The December decision by Egypt's Supreme Administrative Court threatens human rights by insisting an Egyptian couple declare themselves to be Muslim, Christian or Jewish in order to obtain a national identity card. The case involved members of the Baha'i faith, a religion with more than 5 million followers worldwide that stresses themes of unity among the world's religions. Now, according to the Supreme Administrative Court, the Baha'is cannot state their own religious affiliation on national ID cards and other government documents, nor can they just leave their religious affiliation blank.

This decision affects other religious minorities too. Egyptians must have national ID cards to obtain basic civil rights in their country. Because of the December court ruling, the Baha'i couple's three young children cannot attend school. Without a proper national ID card, a citizen may also be denied a job, financial services and medical care. The court's decision poses a critical dilemma for Egyptians who are not Muslims, Christians or Jews. They must either lie about their religious affiliation - something that is both a criminal offense and, for many, an offense against their religious beliefs - or be denied basic rights due to all citizens.

The court decision is a definite setback for Egypt and its citizens, and may increase civil unrest and contribute to security concerns. Although Egypt is an Islamic country, many other countries where Islam is either the state religion or a source of law have not taken the discriminatory steps Egypt has taken. Other Islamic states in the region - including Algeria, Bahrain, Iraq, Kuwait, Mauritania, Oman, Qatar, the Sudan, Tunisia, and the United Arab Emirates - do not require listing religious affiliation on national identity cards.

International law emphasizes freedom from religious discrimination as a basic human right. Relevant legal instruments include the 1948 Universal Declaration of Human Rights, which emphasizes everyone's right to freedom of religion, and the 1981 U.N. Declaration on the Elimination of All Forms of Intolerance and of Discrimination Based on Religion or Belief. Egypt is a member of the United Nations and has pledged, by accepting the U.N. Charter, to promote the observance of "fundamental freedoms for all without distinction as to race, sex, language, or religion."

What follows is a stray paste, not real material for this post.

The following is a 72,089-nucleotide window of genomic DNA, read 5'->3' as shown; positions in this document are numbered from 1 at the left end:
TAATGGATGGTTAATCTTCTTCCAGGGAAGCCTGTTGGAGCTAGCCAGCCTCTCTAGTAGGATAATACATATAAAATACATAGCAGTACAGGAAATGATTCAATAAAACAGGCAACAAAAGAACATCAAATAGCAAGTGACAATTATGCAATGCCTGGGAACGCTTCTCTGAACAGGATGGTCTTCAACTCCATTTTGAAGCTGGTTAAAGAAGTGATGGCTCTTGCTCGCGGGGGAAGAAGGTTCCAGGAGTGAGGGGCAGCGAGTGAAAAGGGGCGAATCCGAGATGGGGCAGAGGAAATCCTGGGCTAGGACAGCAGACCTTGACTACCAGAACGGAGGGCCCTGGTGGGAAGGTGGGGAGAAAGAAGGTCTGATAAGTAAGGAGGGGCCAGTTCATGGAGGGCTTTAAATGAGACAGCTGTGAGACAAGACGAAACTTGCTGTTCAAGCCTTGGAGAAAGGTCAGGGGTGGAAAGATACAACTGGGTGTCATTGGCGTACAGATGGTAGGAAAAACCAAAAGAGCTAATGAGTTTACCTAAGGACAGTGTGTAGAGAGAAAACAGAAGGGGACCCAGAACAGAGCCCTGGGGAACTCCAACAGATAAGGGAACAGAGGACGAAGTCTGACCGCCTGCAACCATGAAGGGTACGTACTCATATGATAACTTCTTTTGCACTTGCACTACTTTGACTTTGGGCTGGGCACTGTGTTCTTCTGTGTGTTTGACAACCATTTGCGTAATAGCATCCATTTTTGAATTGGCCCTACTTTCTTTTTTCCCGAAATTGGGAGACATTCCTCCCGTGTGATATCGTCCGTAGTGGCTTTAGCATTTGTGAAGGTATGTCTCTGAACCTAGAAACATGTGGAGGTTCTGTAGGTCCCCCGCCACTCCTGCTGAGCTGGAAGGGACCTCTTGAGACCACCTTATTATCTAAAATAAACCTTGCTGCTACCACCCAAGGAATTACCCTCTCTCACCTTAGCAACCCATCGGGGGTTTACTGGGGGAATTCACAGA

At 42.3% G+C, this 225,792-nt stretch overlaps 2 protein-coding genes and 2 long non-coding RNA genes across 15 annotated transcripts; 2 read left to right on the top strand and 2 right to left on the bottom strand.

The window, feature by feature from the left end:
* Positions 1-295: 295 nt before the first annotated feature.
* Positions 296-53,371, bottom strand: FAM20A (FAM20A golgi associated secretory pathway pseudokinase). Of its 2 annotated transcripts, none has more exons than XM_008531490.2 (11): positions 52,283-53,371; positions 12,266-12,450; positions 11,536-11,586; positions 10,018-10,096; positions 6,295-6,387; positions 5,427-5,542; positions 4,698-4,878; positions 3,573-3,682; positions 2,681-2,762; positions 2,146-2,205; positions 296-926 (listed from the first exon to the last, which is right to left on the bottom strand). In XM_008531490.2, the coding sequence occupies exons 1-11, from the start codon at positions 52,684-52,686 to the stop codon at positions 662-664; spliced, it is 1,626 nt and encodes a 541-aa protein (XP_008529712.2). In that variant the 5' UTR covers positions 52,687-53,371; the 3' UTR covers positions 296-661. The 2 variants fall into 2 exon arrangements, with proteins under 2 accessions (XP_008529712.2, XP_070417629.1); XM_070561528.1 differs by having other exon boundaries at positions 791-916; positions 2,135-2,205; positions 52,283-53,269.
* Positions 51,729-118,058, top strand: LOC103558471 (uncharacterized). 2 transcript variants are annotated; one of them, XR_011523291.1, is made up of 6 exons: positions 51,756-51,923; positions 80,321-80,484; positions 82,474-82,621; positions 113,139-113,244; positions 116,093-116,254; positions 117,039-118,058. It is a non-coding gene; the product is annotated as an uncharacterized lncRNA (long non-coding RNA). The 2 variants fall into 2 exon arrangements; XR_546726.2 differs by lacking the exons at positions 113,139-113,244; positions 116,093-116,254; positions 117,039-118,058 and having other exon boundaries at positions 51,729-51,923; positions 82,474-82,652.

Egypt is also a party to the International Covenant on Civil and Political Rights, a treaty that guarantees citizens the right to be free from government coercion impairing an individual's "freedom to have or to adopt a religion or belief of his choice." Press accounts quote former U.N. Secretary-General Boutros-Boutros Ghali, speaking in August 2006 in his capacity as president of Egypt's National Council for Human Rights, as stating that Egypt "should either approve and recognize all religions or eliminate religious classification from ID cards." To discriminate by denying members of some religions access to basic rights of citizenship is in itself a gross abuse of human rights. Such discrimination may also contribute to a climate in which additional persecution and civil instability become possible.

The independent, bipartisan U.S. Commission on International Religious Freedom expressed its deep regret over December's Egyptian court decision. According to Commission Chairperson Felice Gaer, "The court's ruling denies Egyptian Baha'is their rights as citizens of Egypt and would subject them to particular hardship in obtaining education, employment, and social services." The U.S. Commission also noted that Egypt's policies concerning listing religion on a national ID card appear to violate anti-discrimination provisions in Egypt's Constitution, in addition to the International Covenant on Civil and Political Rights and interpretations of various U.N. bodies.

The U.S. government monitors situations of religious extremism and religious intolerance around the world. Such situations not only abuse basic human rights, but they can give rise to instability as well. A U.S. State Department spokesman said that the December judicial ruling "flies in the face of stated Egyptian commitments to freedom of expression," and urged the Egyptian government to address this "fundamental issue of religious freedom."

The world has seen too many tragic examples of religious discrimination leading to other human rights abuses and conflict. The denial of basic rights to religious minorities in Egypt affects us all, regardless of our own religious beliefs.

John E. Noyes is an international law professor at California Western School of Law in San Diego and president-elect of the American Branch of the International Law Association.
© 2007 Daily Journal Corporation. All rights reserved.

Friday, March 23, 2007

Egypt: Rights of Baha'is and Current Government's Stand

This is a news report, aired on Al-Hurra Television that examined the challenges facing the Egyptian Baha'i citizens. The recording can also be watched directly at this link.

The reporter, Tareq El-Shamy, interviewed a Baha'i family living in Cairo, a representative of the Egyptian government and a representative of a Christian church.

The program, which was televised on the 19 March 2007 broadcast, is entitled: Eye on Democracy.

The first interviewee, Dr. Labib Iskandar Hanna, spoke of some of the difficulties facing the Baha'is, such as their inability to obtain birth certificates for their newborn children, and their inability to obtain ID cards, death certificates, bank accounts or the acquisition and sale of property. He described the current situation as "civil death."

The second interviewee, Raymona El-Hamamsy, spoke of her past humiliating public dismissal from high school, even though she was named "the exemplary student," simply because she wrote her religion as Baha'i on the required document.